Mark Hager, Ph.D.,
ASU School of Community
Resources & Development
This topic gets trotted out a lot, so maybe that just means it's worth having again. We discuss it in one of my graduate seminars, but a blog post is probably a good place to gather up people's reactions in the comments section. Really, I'd love to hear your thoughts.
In my last blog post, I suggested that the idea of "sector" has taken hold, which means that we need a way to refer to all the organizations that fall inside such a sector. Clearly, to me anyway, the frontrunner is "nonprofit organizations" operating in a "nonprofit sector." The word nonprofit is in the Lodestar Center's full name, it's in my job title, and it's in the name of my professional association. If our goal is to communicate clearly, then nonprofit sticks because most people know what we mean when we use it.
The problem is that this isn't always the case. At a dinner party, when you tell somebody that you work for a nonprofit organization, there's a fair chance that your drinking buddy will react something like, "Oh, yeah, a nonprofit organization. Those things that can't make a profit." Well, no... the defining characteristic of the nonprofit organization is that it returns all of its surplus income ("profit") to furthering its mission, rather than feathering the pockets of owners. But the moniker "nonprofit" doesn't exactly make that clear. There are at least three shortcomings with the name: (1) it defines the sector in economic rather than social terms; (2) it does so in a confusing way; and (3) it approaches these organizations in terms of what they are not or what they cannot do, rather than what they are and what they seek to add to our lives.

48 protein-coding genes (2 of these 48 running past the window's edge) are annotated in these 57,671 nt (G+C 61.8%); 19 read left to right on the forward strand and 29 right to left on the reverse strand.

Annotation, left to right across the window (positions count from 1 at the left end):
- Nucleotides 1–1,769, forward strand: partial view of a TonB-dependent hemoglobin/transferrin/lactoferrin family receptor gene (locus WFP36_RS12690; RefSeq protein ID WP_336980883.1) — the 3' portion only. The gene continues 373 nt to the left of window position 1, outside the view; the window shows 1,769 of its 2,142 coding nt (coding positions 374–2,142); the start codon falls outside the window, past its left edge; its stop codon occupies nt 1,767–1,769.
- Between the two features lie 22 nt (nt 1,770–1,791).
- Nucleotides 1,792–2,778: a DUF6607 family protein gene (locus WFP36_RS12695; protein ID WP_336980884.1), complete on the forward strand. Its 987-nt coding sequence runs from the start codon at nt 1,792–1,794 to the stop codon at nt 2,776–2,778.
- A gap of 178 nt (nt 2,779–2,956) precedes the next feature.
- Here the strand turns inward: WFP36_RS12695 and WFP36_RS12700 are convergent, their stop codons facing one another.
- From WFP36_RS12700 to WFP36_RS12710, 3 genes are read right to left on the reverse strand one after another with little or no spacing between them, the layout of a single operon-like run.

Can we do better?
Well, there are a host of alternatives, some of which already have some currency. One alternative is to go with the U.S. federal term: the tax-exempts. A defining characteristic of the "sector" we're trying to name is that they don't pay federal income tax, so tax exempts, or exempt entities, sums it up pretty well. You hear these terms regularly in regulatory and legal contexts. However, it's a bit dry, and not generally used outside of those circles. Maybe we should adopt these as preferred terms?